Adventure Day is currently being offered on Tuesdays and Wednesdays from 10am-2pm. At least 1 adult is required to attend to assist with any issues that require close contact so that our educators can remain socially distant. For information on scheduling and pricing, please visit http://ucanr.edu/adventure. Adventure Day must be scheduled in advance and all statewide and San Mateo County Health Department restrictions are being enforced. Current information on San Mateo County health restrictions can be found at https://www.smchealth.org/health-officer-orders-and-statements.
Elkus Ranch, property of the University of California, conducts educational outdoor programs for urban, disabled and inner-city youth in environmental science, California history, animal care and agricultural programs year-round.
Located on the central California coast in Half Moon Bay, the ranch offers diverse programs including those specifically designed for students with special needs, allowing participants to learn about the inter-relationship of the environment and themselves in a rural setting. Under normal circumstances, Elkus Ranch hosts more than 9,000 youth and adults each year from all over the San Francisco Bay Area including Alameda, Contra Costa, Marin, Santa Clara, San Francisco and San Mateo counties.
Elkus Ranch also has a conference center that can be leased separately. The 4,400 square foot educational and conference facility is available for daytime retreats, meetings and workshops year-around. Current COVID-19 restrictions may affect availability. The commercial kitchen is available for onsite meal preparation or catering. Additional information about the ranch and conference center, can be found at http://elkusranch.ucanr.edu/Visit/Conference_Center.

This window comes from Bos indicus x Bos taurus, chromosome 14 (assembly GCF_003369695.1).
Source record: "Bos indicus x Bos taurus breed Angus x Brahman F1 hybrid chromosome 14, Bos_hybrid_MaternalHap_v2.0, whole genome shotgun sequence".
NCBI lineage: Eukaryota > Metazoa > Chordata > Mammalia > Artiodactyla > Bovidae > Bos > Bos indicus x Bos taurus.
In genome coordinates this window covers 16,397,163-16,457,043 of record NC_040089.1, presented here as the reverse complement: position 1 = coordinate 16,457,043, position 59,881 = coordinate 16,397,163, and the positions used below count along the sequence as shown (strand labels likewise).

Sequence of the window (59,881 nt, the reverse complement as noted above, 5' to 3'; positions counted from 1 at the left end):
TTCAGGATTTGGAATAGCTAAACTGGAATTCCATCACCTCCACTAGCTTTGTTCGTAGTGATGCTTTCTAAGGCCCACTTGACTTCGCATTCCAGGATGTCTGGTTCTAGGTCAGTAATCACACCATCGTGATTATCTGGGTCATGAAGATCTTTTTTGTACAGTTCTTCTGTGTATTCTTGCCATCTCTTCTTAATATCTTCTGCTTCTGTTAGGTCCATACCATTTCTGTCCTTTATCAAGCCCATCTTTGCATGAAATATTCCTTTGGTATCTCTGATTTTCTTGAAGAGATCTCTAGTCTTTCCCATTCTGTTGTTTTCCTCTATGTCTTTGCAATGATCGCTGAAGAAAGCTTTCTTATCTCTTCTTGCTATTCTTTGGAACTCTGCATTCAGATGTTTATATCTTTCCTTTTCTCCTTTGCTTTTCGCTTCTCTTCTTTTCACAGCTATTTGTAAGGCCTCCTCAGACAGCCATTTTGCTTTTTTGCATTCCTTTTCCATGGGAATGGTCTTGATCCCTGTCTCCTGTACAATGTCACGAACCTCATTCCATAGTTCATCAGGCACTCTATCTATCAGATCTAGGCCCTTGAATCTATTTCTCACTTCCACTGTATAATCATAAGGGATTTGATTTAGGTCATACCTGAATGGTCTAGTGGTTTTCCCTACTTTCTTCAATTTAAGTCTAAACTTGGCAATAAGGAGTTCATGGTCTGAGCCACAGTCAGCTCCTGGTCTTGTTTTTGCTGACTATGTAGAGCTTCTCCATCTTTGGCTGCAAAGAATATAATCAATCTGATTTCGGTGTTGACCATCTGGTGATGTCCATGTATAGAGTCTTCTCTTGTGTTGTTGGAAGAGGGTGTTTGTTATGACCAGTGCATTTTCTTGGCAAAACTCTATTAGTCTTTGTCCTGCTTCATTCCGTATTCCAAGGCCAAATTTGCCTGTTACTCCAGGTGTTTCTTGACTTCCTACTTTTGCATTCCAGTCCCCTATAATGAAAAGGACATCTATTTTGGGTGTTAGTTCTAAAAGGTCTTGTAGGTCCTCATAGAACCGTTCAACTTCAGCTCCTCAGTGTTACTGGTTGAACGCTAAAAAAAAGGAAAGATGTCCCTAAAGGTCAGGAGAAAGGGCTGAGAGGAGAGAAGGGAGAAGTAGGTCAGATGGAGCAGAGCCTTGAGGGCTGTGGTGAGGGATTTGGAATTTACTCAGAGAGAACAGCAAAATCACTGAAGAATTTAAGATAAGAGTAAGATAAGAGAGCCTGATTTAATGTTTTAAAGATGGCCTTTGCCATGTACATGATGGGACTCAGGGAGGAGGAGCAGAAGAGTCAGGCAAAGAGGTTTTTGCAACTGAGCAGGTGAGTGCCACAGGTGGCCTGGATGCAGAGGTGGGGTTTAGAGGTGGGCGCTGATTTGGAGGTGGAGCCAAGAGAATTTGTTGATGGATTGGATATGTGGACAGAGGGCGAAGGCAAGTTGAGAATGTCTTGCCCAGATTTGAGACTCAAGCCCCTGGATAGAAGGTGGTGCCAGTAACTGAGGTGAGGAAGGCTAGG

For more information about UC Elkus Ranch, please visit http://elkusranch.ucanr.edu or contact Leslie Jensen at LKJensen@ucanr.edu or (650) 712-3151.
COVID-19 has highly impacted under-served and vulnerable populations. The working poor, persons with disabilities, youth, indigenous peoples, and seniors are struggling to cope. During these challenging times, our Bay Area Advisers and Educators are continuing to work with local populations and partners by adjusting community programs to deliver value-based programming and methodologies across the entire region. In the words of our team member, Leah Sourbeer, “We Continue to Show Up!”. UC Cooperative Extension (UCCE) is committed to continuing to provide our services to the communities we serve, keeping them resilient through these turbulent times.
September Spotlight: Dr. Mary Blackburn
Collaborating with a CalFresh Healthy Living, UC educator, and UC Master Gardener Program volunteers, she recently finished a gardening project designed to improve the nutrition, physical activity, and overall well-being of senior citizens living in affordable housing in Oakland.
In her role on the CalFresh Healthy Living & County Nutrition Action Partnership (CNAP) in Alameda County the team recently selected as the 3rd Place Regional winner of the Community Partnership award. She has served in this role since 2006.
September 2020 Team Highlights:
CalFresh (Alameda, Contra Costa, San Francisco & San Mateo) mature adult educators currently offer live or pre-recorded nutrition classes via Zoom and FaceTime from their homes. Participants are offered 2 options: Eating Smart, Being Active, or Making Every Dollar Count. Our early Childhood Education educators are producing recorded nutrition lessons for teachers to use for distance learning.
Our EFNEP team has led the way in food distribution events, including items such as diapers, sanitizers, masks, etc. and have spent numerous hours working at Food Banks and distribution sites. Other Educators are developing and conducting live remote courses, benefiting our communities.
This project will use a combination of observational and lab studies to understand the biology and improve management of the three-lined cockroach, Luridiblatta trivittata, a nuisance pest and invasive species in the San Francisco Bay Area, North Coast, and Delta regions of California.
He also received $91,563 grant from the California Department of Pesticide Regulation, Pest Management Alliance Program to renovate the UC research structure The Villa Termiti to enhance its use as an interactive training facility for video-based learning, online educational modules, and hands-on continuing education of licensed pest management professionals.